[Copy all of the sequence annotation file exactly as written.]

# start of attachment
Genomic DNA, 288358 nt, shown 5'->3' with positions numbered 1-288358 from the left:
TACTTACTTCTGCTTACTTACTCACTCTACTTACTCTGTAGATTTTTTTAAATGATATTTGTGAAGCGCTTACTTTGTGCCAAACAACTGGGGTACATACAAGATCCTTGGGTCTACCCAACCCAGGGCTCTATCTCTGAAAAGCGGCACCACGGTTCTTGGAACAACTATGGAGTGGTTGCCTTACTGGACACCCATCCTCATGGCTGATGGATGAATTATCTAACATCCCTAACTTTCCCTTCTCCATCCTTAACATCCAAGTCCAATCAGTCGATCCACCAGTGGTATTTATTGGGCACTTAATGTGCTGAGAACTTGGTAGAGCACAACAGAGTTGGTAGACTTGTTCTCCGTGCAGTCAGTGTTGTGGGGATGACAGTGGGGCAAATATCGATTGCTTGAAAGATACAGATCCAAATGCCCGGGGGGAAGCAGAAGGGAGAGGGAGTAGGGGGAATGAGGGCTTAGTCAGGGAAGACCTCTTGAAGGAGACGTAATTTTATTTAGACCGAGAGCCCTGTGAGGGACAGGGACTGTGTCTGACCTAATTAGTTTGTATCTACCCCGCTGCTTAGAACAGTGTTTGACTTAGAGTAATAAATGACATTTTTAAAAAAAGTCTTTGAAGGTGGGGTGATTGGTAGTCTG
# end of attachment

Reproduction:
Genomic DNA, 288358 nt, shown 5'->3' with positions numbered 1-288358 from the left:
TACTTACTTCTGCTTACTTACTCACTCTACTTACTCTGTAGATTTTTTTAAATGATATTTGTGAAGCGCTTACTTTGTGCCAAACAACTGGGGTACATACAAGATCCTTGGGTCTACCCAACCCAGGGCTCTATCTCTGAAAAGCGGCACCACGGTTCTTGGAACAACTATGGAGTGGTTGCCTTACTGGACACCCATCCTCATGGCTGATGGATGAATTATCTAACATCCCTAACTTTCCCTTCTCCATCCTTAACATCCAAGTCCAATCAGTCGATCCACCAGTGGTATTTATTGGGCACTTAATGTGCTGAGAACTTGGTAGAGCACAACAGAGTTGGTAGACTTGTTCTCCGTGCAGTCAGTGTTGTGGGGATGACAGTGGGGCAAATATCGATTGCTTGAAAGATACAGATCCAAATGCCCGGGGGGAAGCAGAAGGGAGAGGGAGTAGGGGGAATGAGGGCTTAGTCAGGGAAGACCTCTTGAAGGAGACGTAATTTTATTTAGACCGAGAGCCCTGTGAGGGACAGGGACTGTGTCTGACCTAATTAGTTTGTATCTACCCCGCTGCTTAGAACAGTGTTTGACTTAGAGTAATAAATGACATTTTTAAAAAAAGTCTTTGAAGGTGGGGTGATTGGTAGTCTG